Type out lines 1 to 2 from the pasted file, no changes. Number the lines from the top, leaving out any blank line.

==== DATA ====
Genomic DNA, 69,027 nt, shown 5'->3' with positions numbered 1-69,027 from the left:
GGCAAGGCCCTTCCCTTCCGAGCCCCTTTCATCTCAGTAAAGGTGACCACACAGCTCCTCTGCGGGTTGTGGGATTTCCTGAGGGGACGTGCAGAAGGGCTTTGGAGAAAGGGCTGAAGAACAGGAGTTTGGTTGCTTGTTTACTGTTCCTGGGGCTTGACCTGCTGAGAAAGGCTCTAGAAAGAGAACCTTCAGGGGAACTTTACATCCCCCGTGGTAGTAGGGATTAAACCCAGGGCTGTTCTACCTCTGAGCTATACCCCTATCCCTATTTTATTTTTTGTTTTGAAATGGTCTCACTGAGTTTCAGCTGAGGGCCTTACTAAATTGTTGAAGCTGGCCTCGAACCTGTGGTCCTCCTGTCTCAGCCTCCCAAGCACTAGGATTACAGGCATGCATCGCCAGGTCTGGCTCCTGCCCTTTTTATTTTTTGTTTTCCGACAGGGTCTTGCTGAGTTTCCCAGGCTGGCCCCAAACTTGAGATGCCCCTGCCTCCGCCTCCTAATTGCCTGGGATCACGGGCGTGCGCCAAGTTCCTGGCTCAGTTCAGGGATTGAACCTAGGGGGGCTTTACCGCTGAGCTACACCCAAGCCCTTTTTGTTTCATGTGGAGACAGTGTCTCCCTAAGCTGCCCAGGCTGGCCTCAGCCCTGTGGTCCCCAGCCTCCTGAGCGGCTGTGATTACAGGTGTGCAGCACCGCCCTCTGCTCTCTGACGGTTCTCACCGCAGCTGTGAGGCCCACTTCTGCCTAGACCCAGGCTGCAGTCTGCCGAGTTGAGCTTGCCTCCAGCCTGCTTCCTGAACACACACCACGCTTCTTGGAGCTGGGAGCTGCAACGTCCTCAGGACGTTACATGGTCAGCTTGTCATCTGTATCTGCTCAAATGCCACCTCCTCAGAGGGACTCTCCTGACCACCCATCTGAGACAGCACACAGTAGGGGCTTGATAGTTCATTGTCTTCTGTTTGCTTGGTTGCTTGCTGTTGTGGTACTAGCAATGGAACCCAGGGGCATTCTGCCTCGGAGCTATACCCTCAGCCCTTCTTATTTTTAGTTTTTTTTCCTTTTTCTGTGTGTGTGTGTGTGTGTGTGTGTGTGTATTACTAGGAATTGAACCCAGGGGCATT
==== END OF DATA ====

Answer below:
Genomic DNA, 69,027 nt, shown 5'->3' with positions numbered 1-69,027 from the left:
GGCAAGGCCCTTCCCTTCCGAGCCCCTTTCATCTCAGTAAAGGTGACCACACAGCTCCTCTGCGGGTTGTGGGATTTCCTGAGGGGACGTGCAGAAGGGCTTTGGAGAAAGGGCTGAAGAACAGGAGTTTGGTTGCTTGTTTACTGTTCCTGGGGCTTGACCTGCTGAGAAAGGCTCTAGAAAGAGAACCTTCAGGGGAACTTTACATCCCCCGTGGTAGTAGGGATTAAACCCAGGGCTGTTCTACCTCTGAGCTATACCCCTATCCCTATTTTATTTTTTGTTTTGAAATGGTCTCACTGAGTTTCAGCTGAGGGCCTTACTAAATTGTTGAAGCTGGCCTCGAACCTGTGGTCCTCCTGTCTCAGCCTCCCAAGCACTAGGATTACAGGCATGCATCGCCAGGTCTGGCTCCTGCCCTTTTTATTTTTTGTTTTCCGACAGGGTCTTGCTGAGTTTCCCAGGCTGGCCCCAAACTTGAGATGCCCCTGCCTCCGCCTCCTAATTGCCTGGGATCACGGGCGTGCGCCAAGTTCCTGGCTCAGTTCAGGGATTGAACCTAGGGGGGCTTTACCGCTGAGCTACACCCAAGCCCTTTTTGTTTCATGTGGAGACAGTGTCTCCCTAAGCTGCCCAGGCTGGCCTCAGCCCTGTGGTCCCCAGCCTCCTGAGCGGCTGTGATTACAGGTGTGCAGCACCGCCCTCTGCTCTCTGACGGTTCTCACCGCAGCTGTGAGGCCCACTTCTGCCTAGACCCAGGCTGCAGTCTGCCGAGTTGAGCTTGCCTCCAGCCTGCTTCCTGAACACACACCACGCTTCTTGGAGCTGGGAGCTGCAACGTCCTCAGGACGTTACATGGTCAGCTTGTCATCTGTATCTGCTCAAATGCCACCTCCTCAGAGGGACTCTCCTGACCACCCATCTGAGACAGCACACAGTAGGGGCTTGATAGTTCATTGTCTTCTGTTTGCTTGGTTGCTTGCTGTTGTGGTACTAGCAATGGAACCCAGGGGCATTCTGCCTCGGAGCTATACCCTCAGCCCTTCTTATTTTTAGTTTTTTTTCCTTTTTCTGTGTGTGTGTGTGTGTGTGTGTGTGTGTATTACTAGGAATTGAACCCAGGGGCATT